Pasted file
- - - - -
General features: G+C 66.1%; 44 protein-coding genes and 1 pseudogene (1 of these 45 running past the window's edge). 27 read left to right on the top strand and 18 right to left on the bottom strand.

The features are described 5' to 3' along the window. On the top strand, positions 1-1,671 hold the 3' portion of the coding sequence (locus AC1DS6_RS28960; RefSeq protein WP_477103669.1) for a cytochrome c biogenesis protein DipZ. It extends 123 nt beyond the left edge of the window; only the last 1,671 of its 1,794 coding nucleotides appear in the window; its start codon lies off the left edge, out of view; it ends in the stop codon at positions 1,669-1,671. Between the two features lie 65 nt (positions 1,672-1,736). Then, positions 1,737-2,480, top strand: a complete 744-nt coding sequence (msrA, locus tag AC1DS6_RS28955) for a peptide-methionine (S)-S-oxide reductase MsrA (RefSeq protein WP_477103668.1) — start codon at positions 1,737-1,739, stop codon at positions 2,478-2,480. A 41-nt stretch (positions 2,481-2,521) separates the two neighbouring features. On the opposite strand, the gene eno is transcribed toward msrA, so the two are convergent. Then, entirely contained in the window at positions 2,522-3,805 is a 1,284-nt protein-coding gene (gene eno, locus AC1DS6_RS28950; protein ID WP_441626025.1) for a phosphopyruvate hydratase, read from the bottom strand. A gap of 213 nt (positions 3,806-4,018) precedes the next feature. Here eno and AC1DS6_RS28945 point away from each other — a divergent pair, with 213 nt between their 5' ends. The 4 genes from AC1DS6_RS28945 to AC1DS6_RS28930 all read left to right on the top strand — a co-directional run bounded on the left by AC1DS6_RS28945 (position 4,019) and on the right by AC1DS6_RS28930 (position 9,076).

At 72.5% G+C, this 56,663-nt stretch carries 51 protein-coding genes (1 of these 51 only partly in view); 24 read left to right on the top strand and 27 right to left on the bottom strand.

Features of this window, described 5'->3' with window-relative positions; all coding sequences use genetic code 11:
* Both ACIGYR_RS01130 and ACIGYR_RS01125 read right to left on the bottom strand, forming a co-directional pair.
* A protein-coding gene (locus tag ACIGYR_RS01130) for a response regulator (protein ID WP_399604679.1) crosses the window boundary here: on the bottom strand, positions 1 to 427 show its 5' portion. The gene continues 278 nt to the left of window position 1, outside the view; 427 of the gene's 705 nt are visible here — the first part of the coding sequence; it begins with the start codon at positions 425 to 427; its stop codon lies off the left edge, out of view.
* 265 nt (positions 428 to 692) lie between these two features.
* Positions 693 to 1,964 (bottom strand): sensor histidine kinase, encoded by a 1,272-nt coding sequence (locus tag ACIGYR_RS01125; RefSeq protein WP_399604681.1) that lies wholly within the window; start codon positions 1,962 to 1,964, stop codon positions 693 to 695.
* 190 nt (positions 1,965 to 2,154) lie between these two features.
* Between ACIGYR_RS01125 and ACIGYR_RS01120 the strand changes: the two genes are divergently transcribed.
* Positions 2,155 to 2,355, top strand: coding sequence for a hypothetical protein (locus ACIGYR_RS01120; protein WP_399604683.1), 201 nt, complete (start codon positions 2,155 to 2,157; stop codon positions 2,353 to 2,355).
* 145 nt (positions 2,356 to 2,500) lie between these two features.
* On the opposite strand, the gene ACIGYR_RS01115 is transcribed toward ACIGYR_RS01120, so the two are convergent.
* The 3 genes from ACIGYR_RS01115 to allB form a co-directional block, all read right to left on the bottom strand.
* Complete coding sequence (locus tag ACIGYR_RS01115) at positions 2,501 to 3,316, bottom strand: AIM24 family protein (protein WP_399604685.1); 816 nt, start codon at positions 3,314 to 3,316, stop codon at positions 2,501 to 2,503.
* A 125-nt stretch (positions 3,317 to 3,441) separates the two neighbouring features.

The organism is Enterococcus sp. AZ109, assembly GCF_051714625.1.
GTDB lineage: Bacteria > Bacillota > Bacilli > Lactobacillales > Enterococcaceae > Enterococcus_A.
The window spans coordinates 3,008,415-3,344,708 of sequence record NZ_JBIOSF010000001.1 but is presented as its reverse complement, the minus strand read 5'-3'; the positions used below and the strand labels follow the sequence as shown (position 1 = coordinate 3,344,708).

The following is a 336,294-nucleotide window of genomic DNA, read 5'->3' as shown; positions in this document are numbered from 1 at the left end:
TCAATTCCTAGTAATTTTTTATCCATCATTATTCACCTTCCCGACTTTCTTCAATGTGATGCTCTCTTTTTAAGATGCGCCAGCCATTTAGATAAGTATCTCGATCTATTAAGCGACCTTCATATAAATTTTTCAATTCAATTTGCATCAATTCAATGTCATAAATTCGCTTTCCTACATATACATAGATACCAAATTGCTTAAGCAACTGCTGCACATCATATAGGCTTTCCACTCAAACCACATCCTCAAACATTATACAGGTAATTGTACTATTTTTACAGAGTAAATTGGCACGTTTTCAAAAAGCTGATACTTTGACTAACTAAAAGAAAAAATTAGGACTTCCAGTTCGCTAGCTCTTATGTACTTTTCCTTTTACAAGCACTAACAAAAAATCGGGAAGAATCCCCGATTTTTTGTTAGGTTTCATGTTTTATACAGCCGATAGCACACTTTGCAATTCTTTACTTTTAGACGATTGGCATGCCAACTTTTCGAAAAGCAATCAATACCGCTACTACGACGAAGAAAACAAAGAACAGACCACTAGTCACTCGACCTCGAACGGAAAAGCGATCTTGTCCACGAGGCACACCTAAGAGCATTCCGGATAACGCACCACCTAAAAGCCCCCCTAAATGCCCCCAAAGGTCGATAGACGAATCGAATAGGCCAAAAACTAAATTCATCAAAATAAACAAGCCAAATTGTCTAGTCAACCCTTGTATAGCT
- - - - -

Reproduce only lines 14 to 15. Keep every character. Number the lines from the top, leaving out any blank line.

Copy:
* The 3 genes from ACIGYR_RS01115 to allB form a co-directional block, all read right to left on the bottom strand.
* Complete coding sequence (locus tag ACIGYR_RS01115) at positions 2,501 to 3,316, bottom strand: AIM24 family protein (protein WP_399604685.1); 816 nt, start codon at positions 3,314 to 3,316, stop codon at positions 2,501 to 2,503.